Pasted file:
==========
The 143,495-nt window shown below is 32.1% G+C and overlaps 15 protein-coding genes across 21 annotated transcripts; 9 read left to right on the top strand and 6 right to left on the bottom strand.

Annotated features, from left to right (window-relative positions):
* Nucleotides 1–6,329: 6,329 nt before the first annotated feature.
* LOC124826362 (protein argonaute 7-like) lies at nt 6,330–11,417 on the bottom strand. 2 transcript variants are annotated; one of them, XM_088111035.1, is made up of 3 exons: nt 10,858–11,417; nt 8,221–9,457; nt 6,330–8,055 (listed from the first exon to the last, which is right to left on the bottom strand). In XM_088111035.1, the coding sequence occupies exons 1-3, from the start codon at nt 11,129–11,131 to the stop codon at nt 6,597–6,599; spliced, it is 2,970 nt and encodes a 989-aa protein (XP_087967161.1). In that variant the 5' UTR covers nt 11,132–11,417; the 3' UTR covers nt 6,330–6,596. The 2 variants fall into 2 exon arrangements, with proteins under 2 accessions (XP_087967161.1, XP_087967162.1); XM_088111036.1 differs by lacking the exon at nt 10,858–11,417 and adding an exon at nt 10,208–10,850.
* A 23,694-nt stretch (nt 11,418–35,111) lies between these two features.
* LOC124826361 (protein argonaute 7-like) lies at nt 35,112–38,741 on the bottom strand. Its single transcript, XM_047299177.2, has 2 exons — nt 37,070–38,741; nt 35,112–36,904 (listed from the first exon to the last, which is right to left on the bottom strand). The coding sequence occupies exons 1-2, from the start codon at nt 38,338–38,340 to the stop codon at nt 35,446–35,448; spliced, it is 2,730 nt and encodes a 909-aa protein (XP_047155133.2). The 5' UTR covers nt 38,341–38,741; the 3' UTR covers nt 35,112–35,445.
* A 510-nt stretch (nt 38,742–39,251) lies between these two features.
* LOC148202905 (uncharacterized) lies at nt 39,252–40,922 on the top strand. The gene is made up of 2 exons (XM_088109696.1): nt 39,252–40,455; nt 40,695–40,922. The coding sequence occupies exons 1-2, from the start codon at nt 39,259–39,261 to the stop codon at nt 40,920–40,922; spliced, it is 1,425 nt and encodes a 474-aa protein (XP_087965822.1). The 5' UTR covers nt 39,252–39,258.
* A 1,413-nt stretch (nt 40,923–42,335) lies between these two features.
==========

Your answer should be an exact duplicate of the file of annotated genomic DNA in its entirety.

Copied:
The 143,495-nt window shown below is 32.1% G+C and overlaps 15 protein-coding genes across 21 annotated transcripts; 9 read left to right on the top strand and 6 right to left on the bottom strand.

Annotated features, from left to right (window-relative positions):
* Nucleotides 1–6,329: 6,329 nt before the first annotated feature.
* LOC124826362 (protein argonaute 7-like) lies at nt 6,330–11,417 on the bottom strand. 2 transcript variants are annotated; one of them, XM_088111035.1, is made up of 3 exons: nt 10,858–11,417; nt 8,221–9,457; nt 6,330–8,055 (listed from the first exon to the last, which is right to left on the bottom strand). In XM_088111035.1, the coding sequence occupies exons 1-3, from the start codon at nt 11,129–11,131 to the stop codon at nt 6,597–6,599; spliced, it is 2,970 nt and encodes a 989-aa protein (XP_087967161.1). In that variant the 5' UTR covers nt 11,132–11,417; the 3' UTR covers nt 6,330–6,596. The 2 variants fall into 2 exon arrangements, with proteins under 2 accessions (XP_087967161.1, XP_087967162.1); XM_088111036.1 differs by lacking the exon at nt 10,858–11,417 and adding an exon at nt 10,208–10,850.
* A 23,694-nt stretch (nt 11,418–35,111) lies between these two features.
* LOC124826361 (protein argonaute 7-like) lies at nt 35,112–38,741 on the bottom strand. Its single transcript, XM_047299177.2, has 2 exons — nt 37,070–38,741; nt 35,112–36,904 (listed from the first exon to the last, which is right to left on the bottom strand). The coding sequence occupies exons 1-2, from the start codon at nt 38,338–38,340 to the stop codon at nt 35,446–35,448; spliced, it is 2,730 nt and encodes a 909-aa protein (XP_047155133.2). The 5' UTR covers nt 38,341–38,741; the 3' UTR covers nt 35,112–35,445.
* A 510-nt stretch (nt 38,742–39,251) lies between these two features.
* LOC148202905 (uncharacterized) lies at nt 39,252–40,922 on the top strand. The gene is made up of 2 exons (XM_088109696.1): nt 39,252–40,455; nt 40,695–40,922. The coding sequence occupies exons 1-2, from the start codon at nt 39,259–39,261 to the stop codon at nt 40,920–40,922; spliced, it is 1,425 nt and encodes a 474-aa protein (XP_087965822.1). The 5' UTR covers nt 39,252–39,258.
* A 1,413-nt stretch (nt 40,923–42,335) lies between these two features.